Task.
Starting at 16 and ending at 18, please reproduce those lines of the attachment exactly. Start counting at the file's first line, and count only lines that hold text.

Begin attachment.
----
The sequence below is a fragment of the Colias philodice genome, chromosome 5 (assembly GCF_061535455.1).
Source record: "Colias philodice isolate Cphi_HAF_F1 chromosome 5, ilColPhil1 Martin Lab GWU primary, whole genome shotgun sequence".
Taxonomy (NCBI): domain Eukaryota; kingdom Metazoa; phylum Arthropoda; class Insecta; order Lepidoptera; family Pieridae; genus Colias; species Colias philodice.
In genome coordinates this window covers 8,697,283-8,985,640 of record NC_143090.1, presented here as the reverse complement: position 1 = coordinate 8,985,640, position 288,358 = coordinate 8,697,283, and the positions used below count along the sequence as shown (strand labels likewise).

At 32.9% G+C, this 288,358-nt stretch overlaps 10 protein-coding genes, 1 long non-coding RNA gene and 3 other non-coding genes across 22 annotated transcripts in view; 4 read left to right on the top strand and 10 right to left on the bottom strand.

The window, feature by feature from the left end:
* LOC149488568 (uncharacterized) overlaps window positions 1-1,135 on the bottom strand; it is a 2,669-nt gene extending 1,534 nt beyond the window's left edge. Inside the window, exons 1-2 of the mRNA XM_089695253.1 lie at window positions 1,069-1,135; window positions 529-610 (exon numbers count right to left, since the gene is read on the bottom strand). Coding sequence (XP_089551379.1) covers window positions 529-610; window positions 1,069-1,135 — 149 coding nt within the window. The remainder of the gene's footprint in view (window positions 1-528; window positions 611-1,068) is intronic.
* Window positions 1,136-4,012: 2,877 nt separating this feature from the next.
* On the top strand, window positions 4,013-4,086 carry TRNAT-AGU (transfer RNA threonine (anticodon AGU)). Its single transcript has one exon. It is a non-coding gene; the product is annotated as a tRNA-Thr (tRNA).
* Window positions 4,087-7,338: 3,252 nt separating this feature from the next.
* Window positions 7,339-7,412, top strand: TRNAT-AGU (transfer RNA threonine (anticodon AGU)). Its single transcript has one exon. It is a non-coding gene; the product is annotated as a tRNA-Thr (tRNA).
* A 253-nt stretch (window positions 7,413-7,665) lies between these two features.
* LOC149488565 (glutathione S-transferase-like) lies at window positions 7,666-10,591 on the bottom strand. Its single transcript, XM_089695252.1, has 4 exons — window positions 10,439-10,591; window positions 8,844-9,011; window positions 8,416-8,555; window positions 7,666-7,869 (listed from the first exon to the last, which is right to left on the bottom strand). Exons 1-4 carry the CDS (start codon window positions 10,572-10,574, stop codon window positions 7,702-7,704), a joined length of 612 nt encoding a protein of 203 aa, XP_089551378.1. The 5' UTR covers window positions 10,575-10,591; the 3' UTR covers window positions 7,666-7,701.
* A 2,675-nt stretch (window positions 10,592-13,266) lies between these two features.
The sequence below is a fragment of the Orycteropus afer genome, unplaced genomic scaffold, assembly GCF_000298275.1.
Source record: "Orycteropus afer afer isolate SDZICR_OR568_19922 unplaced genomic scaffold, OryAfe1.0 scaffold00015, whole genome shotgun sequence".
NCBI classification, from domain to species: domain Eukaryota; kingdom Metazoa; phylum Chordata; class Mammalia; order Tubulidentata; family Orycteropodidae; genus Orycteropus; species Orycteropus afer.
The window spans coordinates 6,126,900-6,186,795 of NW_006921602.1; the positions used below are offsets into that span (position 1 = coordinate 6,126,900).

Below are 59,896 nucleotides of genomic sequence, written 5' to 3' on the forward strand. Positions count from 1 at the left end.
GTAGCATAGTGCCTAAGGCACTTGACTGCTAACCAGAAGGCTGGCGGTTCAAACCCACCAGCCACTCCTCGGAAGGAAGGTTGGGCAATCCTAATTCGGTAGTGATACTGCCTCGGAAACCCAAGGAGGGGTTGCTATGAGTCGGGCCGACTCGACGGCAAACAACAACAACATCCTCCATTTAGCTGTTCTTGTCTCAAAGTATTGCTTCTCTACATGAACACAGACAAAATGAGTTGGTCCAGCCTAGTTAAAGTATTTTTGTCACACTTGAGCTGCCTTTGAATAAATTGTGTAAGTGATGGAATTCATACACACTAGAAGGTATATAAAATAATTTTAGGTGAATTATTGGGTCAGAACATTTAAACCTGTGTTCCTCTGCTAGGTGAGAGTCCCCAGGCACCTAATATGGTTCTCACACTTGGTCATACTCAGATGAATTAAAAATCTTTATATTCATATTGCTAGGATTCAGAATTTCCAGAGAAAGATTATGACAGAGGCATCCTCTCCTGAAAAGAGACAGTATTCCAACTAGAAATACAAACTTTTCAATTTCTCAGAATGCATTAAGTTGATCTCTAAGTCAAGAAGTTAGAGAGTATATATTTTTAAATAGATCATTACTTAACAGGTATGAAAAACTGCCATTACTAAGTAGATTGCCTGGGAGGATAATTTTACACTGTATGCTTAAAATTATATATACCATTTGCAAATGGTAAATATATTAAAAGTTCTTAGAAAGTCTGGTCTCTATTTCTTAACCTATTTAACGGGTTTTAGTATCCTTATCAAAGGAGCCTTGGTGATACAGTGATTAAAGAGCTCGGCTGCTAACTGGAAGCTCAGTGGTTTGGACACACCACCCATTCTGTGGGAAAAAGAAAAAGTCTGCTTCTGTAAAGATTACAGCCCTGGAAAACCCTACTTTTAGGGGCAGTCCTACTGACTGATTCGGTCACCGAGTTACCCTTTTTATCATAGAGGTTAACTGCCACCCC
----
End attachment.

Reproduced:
Source record: "Orycteropus afer afer isolate SDZICR_OR568_19922 unplaced genomic scaffold, OryAfe1.0 scaffold00015, whole genome shotgun sequence".
NCBI classification, from domain to species: domain Eukaryota; kingdom Metazoa; phylum Chordata; class Mammalia; order Tubulidentata; family Orycteropodidae; genus Orycteropus; species Orycteropus afer.
The window spans coordinates 6,126,900-6,186,795 of NW_006921602.1; the positions used below are offsets into that span (position 1 = coordinate 6,126,900).